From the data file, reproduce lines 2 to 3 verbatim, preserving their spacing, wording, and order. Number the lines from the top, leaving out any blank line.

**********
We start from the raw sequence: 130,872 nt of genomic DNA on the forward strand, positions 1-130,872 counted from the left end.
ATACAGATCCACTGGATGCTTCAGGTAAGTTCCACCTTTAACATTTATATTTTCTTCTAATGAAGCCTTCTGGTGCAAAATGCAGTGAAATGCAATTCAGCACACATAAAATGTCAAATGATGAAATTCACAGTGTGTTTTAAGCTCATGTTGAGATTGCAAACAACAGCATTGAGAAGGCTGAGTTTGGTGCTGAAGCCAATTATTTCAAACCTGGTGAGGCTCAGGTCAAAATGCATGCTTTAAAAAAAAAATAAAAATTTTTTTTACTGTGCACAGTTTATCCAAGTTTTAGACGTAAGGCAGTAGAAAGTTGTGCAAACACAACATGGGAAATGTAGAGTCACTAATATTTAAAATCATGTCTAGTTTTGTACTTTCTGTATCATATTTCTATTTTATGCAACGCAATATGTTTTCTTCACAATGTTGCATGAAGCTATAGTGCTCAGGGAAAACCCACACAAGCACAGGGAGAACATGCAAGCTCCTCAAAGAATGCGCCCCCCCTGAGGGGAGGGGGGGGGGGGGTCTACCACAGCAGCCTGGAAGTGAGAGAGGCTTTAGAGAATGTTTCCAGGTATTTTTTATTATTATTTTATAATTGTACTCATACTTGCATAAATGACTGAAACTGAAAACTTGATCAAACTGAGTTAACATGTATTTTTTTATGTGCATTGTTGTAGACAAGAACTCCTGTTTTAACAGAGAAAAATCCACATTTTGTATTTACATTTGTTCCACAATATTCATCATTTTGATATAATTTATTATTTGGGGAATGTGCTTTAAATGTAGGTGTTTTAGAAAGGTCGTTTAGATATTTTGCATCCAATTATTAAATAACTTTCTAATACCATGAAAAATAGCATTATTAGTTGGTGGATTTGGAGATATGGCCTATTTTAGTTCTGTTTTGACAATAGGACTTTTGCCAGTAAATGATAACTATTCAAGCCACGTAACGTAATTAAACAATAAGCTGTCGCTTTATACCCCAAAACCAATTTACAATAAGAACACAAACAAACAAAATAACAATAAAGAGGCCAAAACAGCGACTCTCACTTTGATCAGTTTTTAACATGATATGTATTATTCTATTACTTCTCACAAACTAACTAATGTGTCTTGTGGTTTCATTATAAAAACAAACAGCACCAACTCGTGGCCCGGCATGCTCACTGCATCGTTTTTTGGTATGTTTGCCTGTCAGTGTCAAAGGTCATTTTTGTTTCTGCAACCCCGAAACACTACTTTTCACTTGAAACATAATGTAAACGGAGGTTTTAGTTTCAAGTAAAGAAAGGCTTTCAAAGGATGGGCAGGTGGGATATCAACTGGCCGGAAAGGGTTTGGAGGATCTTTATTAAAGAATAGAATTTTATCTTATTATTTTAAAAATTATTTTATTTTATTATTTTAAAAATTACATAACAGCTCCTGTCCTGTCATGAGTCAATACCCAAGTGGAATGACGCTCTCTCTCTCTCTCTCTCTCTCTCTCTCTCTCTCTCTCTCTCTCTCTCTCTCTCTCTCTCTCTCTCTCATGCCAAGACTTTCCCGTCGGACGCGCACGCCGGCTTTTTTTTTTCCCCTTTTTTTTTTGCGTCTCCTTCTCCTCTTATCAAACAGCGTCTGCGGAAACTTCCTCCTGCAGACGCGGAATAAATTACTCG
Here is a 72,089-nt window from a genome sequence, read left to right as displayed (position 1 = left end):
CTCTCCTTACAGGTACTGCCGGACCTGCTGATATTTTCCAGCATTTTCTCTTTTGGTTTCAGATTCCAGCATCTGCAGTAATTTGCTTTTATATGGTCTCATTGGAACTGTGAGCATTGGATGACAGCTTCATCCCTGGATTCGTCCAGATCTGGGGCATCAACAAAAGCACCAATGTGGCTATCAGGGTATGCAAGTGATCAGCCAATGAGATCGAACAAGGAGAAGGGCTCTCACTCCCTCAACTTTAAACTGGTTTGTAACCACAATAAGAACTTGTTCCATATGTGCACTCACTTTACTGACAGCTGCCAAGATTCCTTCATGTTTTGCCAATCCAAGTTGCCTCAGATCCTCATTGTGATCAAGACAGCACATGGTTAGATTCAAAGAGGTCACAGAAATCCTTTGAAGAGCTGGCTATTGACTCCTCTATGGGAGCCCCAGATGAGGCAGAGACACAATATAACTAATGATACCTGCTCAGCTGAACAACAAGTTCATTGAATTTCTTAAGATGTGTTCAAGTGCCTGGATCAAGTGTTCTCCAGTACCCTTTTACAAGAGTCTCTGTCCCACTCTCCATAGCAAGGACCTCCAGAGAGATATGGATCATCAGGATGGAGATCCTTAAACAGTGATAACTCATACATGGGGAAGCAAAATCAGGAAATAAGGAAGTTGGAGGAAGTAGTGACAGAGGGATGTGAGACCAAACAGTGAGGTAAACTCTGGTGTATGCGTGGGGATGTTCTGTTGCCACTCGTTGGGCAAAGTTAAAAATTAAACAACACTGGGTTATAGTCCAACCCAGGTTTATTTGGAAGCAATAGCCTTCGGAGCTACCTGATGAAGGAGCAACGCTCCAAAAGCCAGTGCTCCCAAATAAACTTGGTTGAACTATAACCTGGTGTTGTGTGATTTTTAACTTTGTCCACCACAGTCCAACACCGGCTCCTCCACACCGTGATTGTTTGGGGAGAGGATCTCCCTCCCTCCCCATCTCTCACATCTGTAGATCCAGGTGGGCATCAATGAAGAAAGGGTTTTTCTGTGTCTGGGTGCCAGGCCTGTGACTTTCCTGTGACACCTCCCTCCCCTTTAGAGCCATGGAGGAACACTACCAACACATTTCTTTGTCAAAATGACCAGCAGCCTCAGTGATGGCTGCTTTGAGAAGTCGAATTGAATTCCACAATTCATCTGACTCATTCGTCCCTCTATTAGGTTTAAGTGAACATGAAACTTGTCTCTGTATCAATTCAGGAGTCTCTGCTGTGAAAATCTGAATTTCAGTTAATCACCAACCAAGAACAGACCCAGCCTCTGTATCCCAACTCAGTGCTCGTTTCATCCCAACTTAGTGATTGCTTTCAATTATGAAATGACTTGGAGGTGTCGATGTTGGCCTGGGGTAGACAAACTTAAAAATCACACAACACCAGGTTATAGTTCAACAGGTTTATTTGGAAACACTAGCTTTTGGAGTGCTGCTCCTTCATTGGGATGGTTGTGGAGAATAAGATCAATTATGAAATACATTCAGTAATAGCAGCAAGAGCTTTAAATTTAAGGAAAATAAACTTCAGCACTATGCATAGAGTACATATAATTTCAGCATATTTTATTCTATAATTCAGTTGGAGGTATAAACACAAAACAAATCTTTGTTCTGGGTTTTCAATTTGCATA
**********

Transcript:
ATACAGATCCACTGGATGCTTCAGGTAAGTTCCACCTTTAACATTTATATTTTCTTCTAATGAAGCCTTCTGGTGCAAAATGCAGTGAAATGCAATTCAGCACACATAAAATGTCAAATGATGAAATTCACAGTGTGTTTTAAGCTCATGTTGAGATTGCAAACAACAGCATTGAGAAGGCTGAGTTTGGTGCTGAAGCCAATTATTTCAAACCTGGTGAGGCTCAGGTCAAAATGCATGCTTTAAAAAAAAAATAAAAATTTTTTTTACTGTGCACAGTTTATCCAAGTTTTAGACGTAAGGCAGTAGAAAGTTGTGCAAACACAACATGGGAAATGTAGAGTCACTAATATTTAAAATCATGTCTAGTTTTGTACTTTCTGTATCATATTTCTATTTTATGCAACGCAATATGTTTTCTTCACAATGTTGCATGAAGCTATAGTGCTCAGGGAAAACCCACACAAGCACAGGGAGAACATGCAAGCTCCTCAAAGAATGCGCCCCCCCTGAGGGGAGGGGGGGGGGGGGTCTACCACAGCAGCCTGGAAGTGAGAGAGGCTTTAGAGAATGTTTCCAGGTATTTTTTATTATTATTTTATAATTGTACTCATACTTGCATAAATGACTGAAACTGAAAACTTGATCAAACTGAGTTAACATGTATTTTTTTATGTGCATTGTTGTAGACAAGAACTCCTGTTTTAACAGAGAAAAATCCACATTTTGTATTTACATTTGTTCCACAATATTCATCATTTTGATATAATTTATTATTTGGGGAATGTGCTTTAAATGTAGGTGTTTTAGAAAGGTCGTTTAGATATTTTGCATCCAATTATTAAATAACTTTCTAATACCATGAAAAATAGCATTATTAGTTGGTGGATTTGGAGATATGGCCTATTTTAGTTCTGTTTTGACAATAGGACTTTTGCCAGTAAATGATAACTATTCAAGCCACGTAACGTAATTAAACAATAAGCTGTCGCTTTATACCCCAAAACCAATTTACAATAAGAACACAAACAAACAAAATAACAATAAAGAGGCCAAAACAGCGACTCTCACTTTGATCAGTTTTTAACATGATATGTATTATTCTATTACTTCTCACAAACTAACTAATGTGTCTTGTGGTTTCATTATAAAAACAAACAGCACCAACTCGTGGCCCGGCATGCTCACTGCATCGTTTTTTGGTATGTTTGCCTGTCAGTGTCAAAGGTCATTTTTGTTTCTGCAACCCCGAAACACTACTTTTCACTTGAAACATAATGTAAACGGAGGTTTTAGTTTCAAGTAAAGAAAGGCTTTCAAAGGATGGGCAGGTGGGATATCAACTGGCCGGAAAGGGTTTGGAGGATCTTTATTAAAGAATAGAATTTTATCTTATTATTTTAAAAATTATTTTATTTTATTATTTTAAAAATTACATAACAGCTCCTGTCCTGTCATGAGTCAATACCCAAGTGGAATGACGCTCTCTCTCTCTCTCTCTCTCTCTCTCTCTCTCTCTCTCTCTCTCTCTCTCTCTCTCTCTCTCTCTCTCATGCCAAGACTTTCCCGTCGGACGCGCACGCCGGCTTTTTTTTTTCCCCTTTTTTTTTTGCGTCTCCTTCTCCTCTTATCAAACAGCGTCTGCGGAAACTTCCTCCTGCAGACGCGGAATAAATTACTCG
Here is a 72,089-nt window from a genome sequence, read left to right as displayed (position 1 = left end):